Guest Contributor | Jul 29, 2020 | 0
Fortnightly weather overview and short term outlook to Wednesday 11 December 2019
Visual: Accumulated precipitation for the 26 November to 05 December decad.
Source: Climate Prediction Centre in the National Oceanic and Atmospheric Administration of the US Government. www.cpc.ncep.noaa.gov/products/international/africa_rfe/africa_rfe_10day_af_obs.gif
Since the first seasonal rains started on Monday 25 November, the daily synoptic chart has shifted perceptibly in a more favourable direction.
The most important observations are that the lateral spacing between the southern Indian high pressure cell and the South Atlantic high has increased considerably, i.e. by more than a thousand kilometres, core to core. Further, both highs have remained more or less at a barometric pressure of 1020 mB. This is neither high nor low but at least it indicates that the winter pattern (1024 to 1032 mB) has departed. Finally, the upper level high pressure control over East Africa has subsided although there is still a weak vestige over central and western Tanzania, and a much stronger presence over Zimbabwe and central/southern Mozambique.
What has happened in Namibia is amazing. The previous week’s activity was restricted to an unstable convergence zone running from the central-north through the central interior on to the Botswana border. The cloud base sat around 12,000 feet and there was much convective activity as witnessed by the many thunder storms. All activity was restricted to the mid-level trough from Angola through Namibia into Botswana and South Africa. This is a standard summer feature of our weather.
This week’s cloud cover originated from an entirely different system. Over the past three weeks the southern boundary of the Inter-Tropical Convergence Zone has shifted closer and closer to the Namibia Angola border but it has still remained solidly outside Namibian territory (about 200 km into Angola). It needed a shift in conditions much further south before a perceptible change could happen. That difference came from the distance between the southern Indian and the South Atlantic highs.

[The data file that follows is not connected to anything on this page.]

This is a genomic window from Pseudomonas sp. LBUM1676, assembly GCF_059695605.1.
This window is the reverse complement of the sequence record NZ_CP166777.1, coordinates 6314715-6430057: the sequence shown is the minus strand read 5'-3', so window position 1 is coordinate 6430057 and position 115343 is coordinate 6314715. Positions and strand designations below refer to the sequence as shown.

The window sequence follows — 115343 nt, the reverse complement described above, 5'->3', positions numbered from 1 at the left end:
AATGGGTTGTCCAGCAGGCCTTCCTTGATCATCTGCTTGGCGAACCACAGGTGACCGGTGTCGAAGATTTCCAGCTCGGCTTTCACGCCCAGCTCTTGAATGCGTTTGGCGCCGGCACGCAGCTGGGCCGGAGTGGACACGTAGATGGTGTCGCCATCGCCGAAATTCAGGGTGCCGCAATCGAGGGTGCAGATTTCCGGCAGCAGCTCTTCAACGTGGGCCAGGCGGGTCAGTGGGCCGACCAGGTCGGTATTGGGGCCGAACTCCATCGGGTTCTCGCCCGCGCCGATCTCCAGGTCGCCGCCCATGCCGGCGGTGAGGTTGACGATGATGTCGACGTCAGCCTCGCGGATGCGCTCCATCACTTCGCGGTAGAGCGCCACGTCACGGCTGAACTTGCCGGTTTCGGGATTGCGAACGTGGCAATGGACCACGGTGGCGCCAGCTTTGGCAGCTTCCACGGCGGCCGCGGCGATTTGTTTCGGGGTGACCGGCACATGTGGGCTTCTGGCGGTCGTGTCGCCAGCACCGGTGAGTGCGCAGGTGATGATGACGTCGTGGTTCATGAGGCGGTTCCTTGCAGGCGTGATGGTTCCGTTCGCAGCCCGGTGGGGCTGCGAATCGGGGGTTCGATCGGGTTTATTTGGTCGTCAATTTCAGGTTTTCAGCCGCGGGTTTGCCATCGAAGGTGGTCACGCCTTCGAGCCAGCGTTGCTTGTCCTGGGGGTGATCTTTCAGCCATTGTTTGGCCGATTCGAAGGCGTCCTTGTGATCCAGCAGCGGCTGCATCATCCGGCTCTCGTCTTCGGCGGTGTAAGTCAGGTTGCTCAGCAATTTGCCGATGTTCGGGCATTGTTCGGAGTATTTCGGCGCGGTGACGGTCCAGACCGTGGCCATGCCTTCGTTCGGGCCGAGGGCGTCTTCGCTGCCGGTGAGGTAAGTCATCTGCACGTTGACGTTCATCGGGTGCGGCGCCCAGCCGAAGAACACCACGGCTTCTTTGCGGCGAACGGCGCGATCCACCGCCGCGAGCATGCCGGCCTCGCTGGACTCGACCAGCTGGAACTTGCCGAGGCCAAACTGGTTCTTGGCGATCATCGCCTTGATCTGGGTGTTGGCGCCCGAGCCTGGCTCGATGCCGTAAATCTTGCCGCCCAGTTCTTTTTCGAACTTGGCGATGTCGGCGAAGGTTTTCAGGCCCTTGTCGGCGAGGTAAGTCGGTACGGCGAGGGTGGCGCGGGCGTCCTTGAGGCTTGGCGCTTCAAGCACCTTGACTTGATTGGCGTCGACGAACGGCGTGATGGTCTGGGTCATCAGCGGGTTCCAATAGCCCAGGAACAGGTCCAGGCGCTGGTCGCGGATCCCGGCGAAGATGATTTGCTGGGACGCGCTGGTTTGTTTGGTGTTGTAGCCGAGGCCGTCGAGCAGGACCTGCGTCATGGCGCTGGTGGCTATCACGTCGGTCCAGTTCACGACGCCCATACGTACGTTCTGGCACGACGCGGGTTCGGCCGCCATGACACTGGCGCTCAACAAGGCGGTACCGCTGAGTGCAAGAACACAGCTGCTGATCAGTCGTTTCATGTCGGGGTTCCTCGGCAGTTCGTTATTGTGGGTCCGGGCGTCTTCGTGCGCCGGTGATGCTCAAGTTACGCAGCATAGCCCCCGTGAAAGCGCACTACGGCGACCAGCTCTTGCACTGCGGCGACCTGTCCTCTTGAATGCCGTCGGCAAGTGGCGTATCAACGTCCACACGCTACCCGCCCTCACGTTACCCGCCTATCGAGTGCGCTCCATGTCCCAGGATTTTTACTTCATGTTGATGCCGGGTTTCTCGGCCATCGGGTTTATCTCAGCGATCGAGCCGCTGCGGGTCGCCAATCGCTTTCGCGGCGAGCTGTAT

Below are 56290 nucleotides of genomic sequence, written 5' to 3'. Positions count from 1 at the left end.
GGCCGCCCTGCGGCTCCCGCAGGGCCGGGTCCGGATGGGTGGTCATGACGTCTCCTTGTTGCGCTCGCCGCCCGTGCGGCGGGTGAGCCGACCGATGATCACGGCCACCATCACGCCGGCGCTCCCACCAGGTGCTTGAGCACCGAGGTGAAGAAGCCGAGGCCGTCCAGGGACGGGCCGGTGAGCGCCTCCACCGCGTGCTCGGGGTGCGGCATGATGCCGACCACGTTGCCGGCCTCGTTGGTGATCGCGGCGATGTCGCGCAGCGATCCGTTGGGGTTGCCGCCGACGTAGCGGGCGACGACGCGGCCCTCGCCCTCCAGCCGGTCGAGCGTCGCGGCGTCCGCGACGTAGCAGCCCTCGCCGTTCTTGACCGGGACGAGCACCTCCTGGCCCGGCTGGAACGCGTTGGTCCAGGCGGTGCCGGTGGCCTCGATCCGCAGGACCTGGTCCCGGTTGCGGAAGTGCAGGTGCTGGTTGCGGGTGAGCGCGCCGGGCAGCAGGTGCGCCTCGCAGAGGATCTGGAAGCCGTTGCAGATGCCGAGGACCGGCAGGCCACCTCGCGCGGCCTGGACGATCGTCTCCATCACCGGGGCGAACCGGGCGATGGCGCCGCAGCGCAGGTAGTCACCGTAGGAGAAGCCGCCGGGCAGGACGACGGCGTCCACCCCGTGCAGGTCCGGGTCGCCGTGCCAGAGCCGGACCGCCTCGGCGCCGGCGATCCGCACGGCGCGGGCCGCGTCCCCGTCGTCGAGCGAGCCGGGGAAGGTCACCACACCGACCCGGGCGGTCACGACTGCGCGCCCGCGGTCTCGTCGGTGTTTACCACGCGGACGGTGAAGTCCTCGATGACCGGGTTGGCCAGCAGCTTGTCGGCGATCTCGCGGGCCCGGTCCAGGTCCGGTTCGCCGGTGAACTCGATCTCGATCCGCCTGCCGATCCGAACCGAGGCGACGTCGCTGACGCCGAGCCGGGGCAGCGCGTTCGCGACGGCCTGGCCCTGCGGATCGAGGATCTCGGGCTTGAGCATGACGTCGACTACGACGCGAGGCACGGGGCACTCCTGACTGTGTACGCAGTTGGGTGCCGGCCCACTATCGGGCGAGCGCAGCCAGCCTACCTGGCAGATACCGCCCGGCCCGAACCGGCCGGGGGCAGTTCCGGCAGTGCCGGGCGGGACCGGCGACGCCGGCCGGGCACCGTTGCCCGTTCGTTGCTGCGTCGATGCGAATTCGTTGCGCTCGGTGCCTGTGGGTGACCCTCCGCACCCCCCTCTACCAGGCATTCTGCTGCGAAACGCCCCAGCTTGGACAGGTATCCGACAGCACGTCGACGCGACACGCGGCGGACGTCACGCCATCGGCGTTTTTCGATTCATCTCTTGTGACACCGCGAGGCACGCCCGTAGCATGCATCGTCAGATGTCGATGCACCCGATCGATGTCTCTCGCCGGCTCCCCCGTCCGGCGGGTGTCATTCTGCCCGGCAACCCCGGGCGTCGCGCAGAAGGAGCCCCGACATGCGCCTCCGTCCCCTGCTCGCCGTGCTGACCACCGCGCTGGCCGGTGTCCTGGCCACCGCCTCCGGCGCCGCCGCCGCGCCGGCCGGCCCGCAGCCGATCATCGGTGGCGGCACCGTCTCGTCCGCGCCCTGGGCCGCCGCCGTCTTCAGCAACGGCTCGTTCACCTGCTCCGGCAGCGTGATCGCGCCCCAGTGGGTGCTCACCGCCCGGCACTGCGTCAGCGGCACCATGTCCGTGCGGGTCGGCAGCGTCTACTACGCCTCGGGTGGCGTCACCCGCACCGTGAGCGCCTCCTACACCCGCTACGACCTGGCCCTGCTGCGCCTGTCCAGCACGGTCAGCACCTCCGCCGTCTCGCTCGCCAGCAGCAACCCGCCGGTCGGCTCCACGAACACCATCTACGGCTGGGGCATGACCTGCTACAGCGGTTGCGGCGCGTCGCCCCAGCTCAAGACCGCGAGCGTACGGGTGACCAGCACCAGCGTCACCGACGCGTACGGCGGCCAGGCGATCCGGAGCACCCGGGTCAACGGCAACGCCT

At the beginning of this week the South Atlantic high has just migrated across the southern Cape but still with its regular ridging back over the eastern parts of South Africa. However, the next approaching South Atlantic high was nowhere in sight, in fact it was almost 2000 km offshore. This enabled the anti-cyclonic circulation over the sub-continent (another standard summer feature) to advect moisture from the ITCZ in Angola, first into the central-north regions and from there in a wide swathe across Namibia’s interior, deep into the south, and from there into South Africa.
This system comprised tropical air in the lower, middle and upper levels of the atmosphere. It could readily be observed in several places where the cloud base actually touched mountain tops. Three other indicators of its tropical origin was the persistent light rain, the absence of lightning and the generally windless conditions.
This week’s visual provides an overview of all the rain that fell in a ten-day period. It shows the path followed by the vapour system but it also shows that the moment the South Atlantic high comes closer to shore, the system from the north is deflected away from the southern Namib and the areas above the escarpment in the southern regions.
On the Radar
The rain-bearing system remains over the northern, central and south-eastern areas for the weekend but clears from the west as the next South Atlantic high approaches.
There is a reasonable chance for light rain in the same areas that received good rain this week but the totals, if any, will be much less.
A cut-off low is expected to form offshore from Lüderitz during Sunday which may bring windy overcast conditions to the southern Namib. The rain potential, however, will be very little.
As the tropical system moves to the east, the skies start clearing by Monday. On Tuesday it is expected to be dry except for the Caprivi since the tropical system will then be located further to the east, covering Western Zambia, Bwabwata, the Caprivi and northern Botswana.
By Wednesday, the skies should be clear for the entire country and the temperatures back to hot.